A class action suit filed in Florida's Leon County Circuit Court challenges a new law enacted by the Florida Legislature in its 2004 session. That Legislature amended § 944.516, Florida statutes, to add subpart (1)(h), effective July 1, 2004. The new law allows the Florida Department of Corrections (FDOC) to charge an "administrative processing fee" of up to $6 each month to prisoners for "banking services."
The FDOC decided in July 2004 that it would charge each prisoner $4, to be deducted from each prisoner's account on the last business day of the month. The new law requires FDOC to place a lien on the prisoner's account if no funds are available.
FDOC prisoners are prohibited from possessing cash. To allow prisoners to purchase items at the prison canteen, including writing materials, stamps, radios, food, personal hygiene items, and other items not provided by FDOC, each prisoner has an "inmate account." That account is controlled by the FDOC and is accessible to purchase canteen items by the prisoner using an identification card with a bar code to be scanned by the canteen operator to access the prisoner's account. Prisoners may also send out checks to purchase newspapers and magazines.
Of the approximately 81,000 FDOC prisoners, less than 5,000 have prison jobs that provide income. The remainder rely upon money provided by outside sources, such as family, friends, or prison ministries.
"It's ridiculous. I can't afford it," said prisoner David Green. "If I receive $50.00 all year long, with the $48 lien I only get $2.00."
"The men are upset. Some guys are on a shoestring budget, trying to make it with close to nothing. If you have $10 a month to get by on and the state takes four, your whole budget collapses," said Hannah Floyd, the wife of a death row prisoner and leader of the Florida Death Row Advocacy Group.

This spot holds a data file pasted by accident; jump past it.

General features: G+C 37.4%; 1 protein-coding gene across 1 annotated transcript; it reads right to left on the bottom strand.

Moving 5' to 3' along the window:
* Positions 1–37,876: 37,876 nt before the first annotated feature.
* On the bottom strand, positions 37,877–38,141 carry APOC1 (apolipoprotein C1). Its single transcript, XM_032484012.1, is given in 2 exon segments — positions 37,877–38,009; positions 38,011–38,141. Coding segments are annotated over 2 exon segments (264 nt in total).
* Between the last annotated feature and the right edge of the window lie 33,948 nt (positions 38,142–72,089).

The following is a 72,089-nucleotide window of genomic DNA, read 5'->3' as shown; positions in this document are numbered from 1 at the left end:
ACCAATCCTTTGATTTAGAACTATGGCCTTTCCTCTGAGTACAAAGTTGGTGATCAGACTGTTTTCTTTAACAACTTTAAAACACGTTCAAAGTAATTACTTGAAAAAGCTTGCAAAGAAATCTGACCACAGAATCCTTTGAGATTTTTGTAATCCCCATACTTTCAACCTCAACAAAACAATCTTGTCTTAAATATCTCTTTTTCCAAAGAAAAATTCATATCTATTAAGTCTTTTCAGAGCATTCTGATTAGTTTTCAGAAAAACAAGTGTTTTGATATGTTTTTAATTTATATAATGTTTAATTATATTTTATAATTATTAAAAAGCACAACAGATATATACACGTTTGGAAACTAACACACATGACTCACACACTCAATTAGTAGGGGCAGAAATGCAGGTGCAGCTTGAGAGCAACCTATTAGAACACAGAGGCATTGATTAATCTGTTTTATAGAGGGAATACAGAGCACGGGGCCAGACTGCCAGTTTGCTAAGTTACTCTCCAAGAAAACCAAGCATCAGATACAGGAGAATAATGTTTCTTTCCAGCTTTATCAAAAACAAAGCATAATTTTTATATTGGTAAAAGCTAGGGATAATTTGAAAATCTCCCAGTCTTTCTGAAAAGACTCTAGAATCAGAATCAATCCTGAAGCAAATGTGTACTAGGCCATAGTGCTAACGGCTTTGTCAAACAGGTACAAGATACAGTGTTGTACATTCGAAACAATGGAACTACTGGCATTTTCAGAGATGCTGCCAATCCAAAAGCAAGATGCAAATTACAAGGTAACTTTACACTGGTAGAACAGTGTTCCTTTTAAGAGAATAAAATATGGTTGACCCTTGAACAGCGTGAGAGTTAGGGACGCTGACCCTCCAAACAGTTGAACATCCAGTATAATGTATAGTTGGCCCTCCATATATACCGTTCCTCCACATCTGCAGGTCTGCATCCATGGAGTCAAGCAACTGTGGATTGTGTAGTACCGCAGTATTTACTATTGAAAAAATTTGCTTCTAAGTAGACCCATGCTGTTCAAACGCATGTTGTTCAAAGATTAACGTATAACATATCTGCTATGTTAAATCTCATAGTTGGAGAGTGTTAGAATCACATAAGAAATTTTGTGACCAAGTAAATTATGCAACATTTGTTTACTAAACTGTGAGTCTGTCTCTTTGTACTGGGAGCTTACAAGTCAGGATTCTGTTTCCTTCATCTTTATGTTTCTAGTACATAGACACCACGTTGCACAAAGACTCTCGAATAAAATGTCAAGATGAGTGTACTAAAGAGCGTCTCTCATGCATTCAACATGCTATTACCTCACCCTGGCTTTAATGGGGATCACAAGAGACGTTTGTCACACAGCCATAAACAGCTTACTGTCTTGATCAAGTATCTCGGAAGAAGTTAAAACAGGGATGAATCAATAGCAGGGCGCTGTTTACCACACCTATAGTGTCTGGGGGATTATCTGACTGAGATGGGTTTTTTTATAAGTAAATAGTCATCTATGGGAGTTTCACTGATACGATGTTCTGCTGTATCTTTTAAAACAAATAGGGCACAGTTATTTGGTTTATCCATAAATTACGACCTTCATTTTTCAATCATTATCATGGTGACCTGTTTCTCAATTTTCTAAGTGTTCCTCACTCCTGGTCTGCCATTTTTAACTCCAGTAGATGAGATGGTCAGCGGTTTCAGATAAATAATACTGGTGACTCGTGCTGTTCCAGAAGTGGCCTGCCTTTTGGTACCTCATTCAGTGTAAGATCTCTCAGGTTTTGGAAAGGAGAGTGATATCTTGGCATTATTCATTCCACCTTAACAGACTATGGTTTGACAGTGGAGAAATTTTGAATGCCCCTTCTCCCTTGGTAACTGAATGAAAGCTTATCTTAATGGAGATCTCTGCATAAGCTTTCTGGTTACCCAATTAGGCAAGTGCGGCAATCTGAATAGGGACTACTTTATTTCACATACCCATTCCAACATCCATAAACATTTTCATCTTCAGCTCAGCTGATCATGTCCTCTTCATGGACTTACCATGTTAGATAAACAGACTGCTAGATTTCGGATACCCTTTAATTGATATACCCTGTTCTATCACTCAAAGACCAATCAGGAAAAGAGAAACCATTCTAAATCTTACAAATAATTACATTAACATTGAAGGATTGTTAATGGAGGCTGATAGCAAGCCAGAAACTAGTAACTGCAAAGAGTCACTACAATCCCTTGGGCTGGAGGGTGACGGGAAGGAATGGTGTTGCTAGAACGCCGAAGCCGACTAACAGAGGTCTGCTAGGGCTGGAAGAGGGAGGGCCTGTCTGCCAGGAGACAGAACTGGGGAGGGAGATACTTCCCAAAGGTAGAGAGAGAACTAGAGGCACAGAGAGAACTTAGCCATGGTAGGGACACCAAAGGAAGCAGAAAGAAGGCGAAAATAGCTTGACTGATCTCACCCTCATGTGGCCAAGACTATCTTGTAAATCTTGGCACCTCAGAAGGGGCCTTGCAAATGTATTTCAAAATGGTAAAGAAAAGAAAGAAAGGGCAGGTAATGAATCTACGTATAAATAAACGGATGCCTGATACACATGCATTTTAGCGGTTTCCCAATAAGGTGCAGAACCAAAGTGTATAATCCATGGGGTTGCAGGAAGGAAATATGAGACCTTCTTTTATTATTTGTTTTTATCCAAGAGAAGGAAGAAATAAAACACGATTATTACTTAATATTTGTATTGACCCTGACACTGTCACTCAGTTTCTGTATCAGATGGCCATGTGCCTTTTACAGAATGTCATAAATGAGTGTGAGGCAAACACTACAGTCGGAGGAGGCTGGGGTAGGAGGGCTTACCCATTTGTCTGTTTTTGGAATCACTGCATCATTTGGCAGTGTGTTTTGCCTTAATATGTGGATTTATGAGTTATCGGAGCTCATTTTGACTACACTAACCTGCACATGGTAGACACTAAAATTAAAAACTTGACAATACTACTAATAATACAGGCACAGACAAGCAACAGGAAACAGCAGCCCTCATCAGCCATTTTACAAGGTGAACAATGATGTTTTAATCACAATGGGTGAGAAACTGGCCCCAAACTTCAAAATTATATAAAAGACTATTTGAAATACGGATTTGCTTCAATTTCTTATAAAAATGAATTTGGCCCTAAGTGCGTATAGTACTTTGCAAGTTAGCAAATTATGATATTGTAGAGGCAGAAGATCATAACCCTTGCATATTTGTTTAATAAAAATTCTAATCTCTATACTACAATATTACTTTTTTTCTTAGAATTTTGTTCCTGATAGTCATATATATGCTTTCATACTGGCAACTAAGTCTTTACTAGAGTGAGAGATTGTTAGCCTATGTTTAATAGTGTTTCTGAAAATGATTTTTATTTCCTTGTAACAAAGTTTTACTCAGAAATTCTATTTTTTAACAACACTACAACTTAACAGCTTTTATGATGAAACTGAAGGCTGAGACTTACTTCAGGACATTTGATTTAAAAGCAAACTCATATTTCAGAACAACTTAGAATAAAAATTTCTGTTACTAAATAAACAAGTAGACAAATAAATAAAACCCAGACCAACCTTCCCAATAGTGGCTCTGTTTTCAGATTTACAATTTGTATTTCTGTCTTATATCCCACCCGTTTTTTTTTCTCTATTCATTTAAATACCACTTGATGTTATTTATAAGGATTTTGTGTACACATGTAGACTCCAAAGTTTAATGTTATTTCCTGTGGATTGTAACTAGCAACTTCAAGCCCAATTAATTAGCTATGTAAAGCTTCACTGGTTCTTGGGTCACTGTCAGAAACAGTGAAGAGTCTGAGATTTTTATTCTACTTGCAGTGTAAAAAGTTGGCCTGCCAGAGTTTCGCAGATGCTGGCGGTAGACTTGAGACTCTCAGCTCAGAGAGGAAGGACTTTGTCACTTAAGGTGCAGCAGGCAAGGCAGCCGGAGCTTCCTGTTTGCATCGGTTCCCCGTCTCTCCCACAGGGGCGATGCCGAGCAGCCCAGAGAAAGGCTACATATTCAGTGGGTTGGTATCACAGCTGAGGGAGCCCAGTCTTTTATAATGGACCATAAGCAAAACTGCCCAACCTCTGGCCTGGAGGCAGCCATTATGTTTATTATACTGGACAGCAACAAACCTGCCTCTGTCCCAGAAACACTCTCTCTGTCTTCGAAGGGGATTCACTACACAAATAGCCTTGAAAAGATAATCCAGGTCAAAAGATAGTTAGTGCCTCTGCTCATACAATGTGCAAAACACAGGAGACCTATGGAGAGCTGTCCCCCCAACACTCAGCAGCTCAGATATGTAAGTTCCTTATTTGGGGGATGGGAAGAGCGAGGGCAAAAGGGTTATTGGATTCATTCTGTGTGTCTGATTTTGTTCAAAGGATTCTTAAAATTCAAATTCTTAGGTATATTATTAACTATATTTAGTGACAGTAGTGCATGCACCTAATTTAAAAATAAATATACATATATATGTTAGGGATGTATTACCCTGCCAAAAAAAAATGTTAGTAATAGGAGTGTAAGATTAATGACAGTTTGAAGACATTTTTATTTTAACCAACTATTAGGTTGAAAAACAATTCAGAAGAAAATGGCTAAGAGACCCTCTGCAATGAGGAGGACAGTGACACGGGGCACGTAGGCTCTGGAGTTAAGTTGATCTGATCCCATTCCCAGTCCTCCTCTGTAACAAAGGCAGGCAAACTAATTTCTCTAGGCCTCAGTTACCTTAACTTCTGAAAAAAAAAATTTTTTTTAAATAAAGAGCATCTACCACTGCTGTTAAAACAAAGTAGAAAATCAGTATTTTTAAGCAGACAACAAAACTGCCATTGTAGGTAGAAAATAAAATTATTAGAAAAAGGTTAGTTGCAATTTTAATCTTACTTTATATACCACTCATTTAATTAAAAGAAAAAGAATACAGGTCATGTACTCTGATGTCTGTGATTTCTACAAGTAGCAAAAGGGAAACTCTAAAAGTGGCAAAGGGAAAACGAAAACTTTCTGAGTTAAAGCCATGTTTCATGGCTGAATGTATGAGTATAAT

The suit challenging the new law was filed by the Florida Justice Institute on behalf of FDOC prisoners Jesus Scull, John O'Callaghan, and Kindred Spirits Charitable Trust. Located in Tallahassee, Kindred Spirits is dedicated to addressing the spiritual and emotional needs of FDOC prisoners and their families. Kindred Spirits also provides limited financial assistance to prisoners and their families.
The suit alleges that the new law violates the single subject mandate of Florida's Constitution, Article III, Section 6. The administrative processing fee was tacked on as a final paragraph of a bill dealing with the Correctional Privatization Commission.
State Rep. Fred Bummer, R-Apopka, said he sponsored the legislation at the request of the FDOC so it could recoup the fees it spends maintaining the accounts. Florida law, however, already provides that costs to operate the prisoner canteen system are to be taken from the canteen profits before that money is used for other purposes. Canteen profits are to be used only on education, religious, and visitation programs.
"It's like the same fee you and I pay for banking services," said Bummer. Rev. Brant Copeland, Executive Director of Kindred Spirits, said the fee amounts to a tax and an unnecessary user's fee. The fee is supposed to generate $3.5 million annually for the State.
The action is scheduled for a hearing in mid-December 2004 on the Plaintiff's motion for summary judgment. The FDOC has agreed to not collect the fee while the suit is pending. PLN will report on future developments of this litigation. See: Kindred Spirits Charitable Trust Foundation v. Crosby, Florida Second Judicial Circuit, Case No: 04-CV-1799.
Additional Sources: Tallahassee.com; The Miami Herald; news-journalonline.com
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Related legal case
Kindred Spirits Charitable Trust v. Crosby
|Cite||Florida 2nd Jud. Cir. Case No. 04-CV-1799|
|Level||State Trial Court|